Test one eye at a time. Cover the other eye with an eye patch. You can make an eye patch by simply folding and with a piece of tissue paper.
Look at the chart projected on the screen at a close reading distance of about 36cm (14 inches).
Wear your reading glasses to do the test if you need them.
Focus your gaze at the prominent white dot in the centre of the chart.
Now answer the following questions: [Remember throughout the test to keep your gaze fixed at the white dot.]
- Can the white dot in the center be clearly seen?
- If your answer is “yes”, move on to question no. 3. If your answer is “no, but I can see it if I glanced aside”, it means that you have a central blind spot.
- Can you see the four corners of the chart without shifting your gaze? If your answer is “yes”, move on to question no. 4. If your answer is “no, one corner is cut off” or “part of one side is missing”, it means that you have a defect in your central visual field.
- Do you see the whole grid pattern of lines as intact? In other words, are all the lines straight with no interruption, distortion or missing small squares?
Interpreting The Results
If you answer “yes” to all three questions, your central visual function is normal and you do not suffer from any central vision disorder. If your answer is “no” to any of the above questions, you have a defect in your central vision and you should consult an eye doctor. Print a copy of the chart and use a pencil to mark out the nature and extent of any abnormality. This will help indicate the extent of abnormality to your eye doctor and will also help as a means of monitoring any changes.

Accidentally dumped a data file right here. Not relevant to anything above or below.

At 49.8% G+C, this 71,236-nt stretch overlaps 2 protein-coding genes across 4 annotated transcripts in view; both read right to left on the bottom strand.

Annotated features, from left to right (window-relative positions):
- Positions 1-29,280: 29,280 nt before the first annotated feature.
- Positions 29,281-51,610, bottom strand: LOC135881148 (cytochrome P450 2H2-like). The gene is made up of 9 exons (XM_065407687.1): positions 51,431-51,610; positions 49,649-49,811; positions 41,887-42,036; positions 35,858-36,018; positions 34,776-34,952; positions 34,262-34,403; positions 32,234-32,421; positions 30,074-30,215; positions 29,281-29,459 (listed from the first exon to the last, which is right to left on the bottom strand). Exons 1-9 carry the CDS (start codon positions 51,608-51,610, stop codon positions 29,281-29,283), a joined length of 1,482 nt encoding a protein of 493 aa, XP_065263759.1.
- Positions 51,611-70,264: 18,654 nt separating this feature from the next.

Understanding More About The Central Vision Disorder Test
This test enables early detection of diseases affecting your central visual field or in other words, the macula that is the center part of your retina. For those with existing macula diseases, it can be used to monitor any improvement or deterioration of their condition.
It requires you to look at a special diagram called the Amsler Chart. This is essentially a large square with multiple horizontal and vertical lines dividing it into a finely squared grid pattern with a prominent center spot. The dimensions of the squares are calculated such that, when viewed at the correct reading distance, they will project a grid pattern of straight lines and squares over the entire macula region of your retina and the viewer will correspondingly perceive a likewise pattern.
Any disease affecting the macula will cause a disturbance to this grid pattern. This may present as blurred or distorted lines, dark blind spots or missing squares (scotomas). In this way the Amsler chart is able to detect as well as monitor the progression of diseases affecting the macula.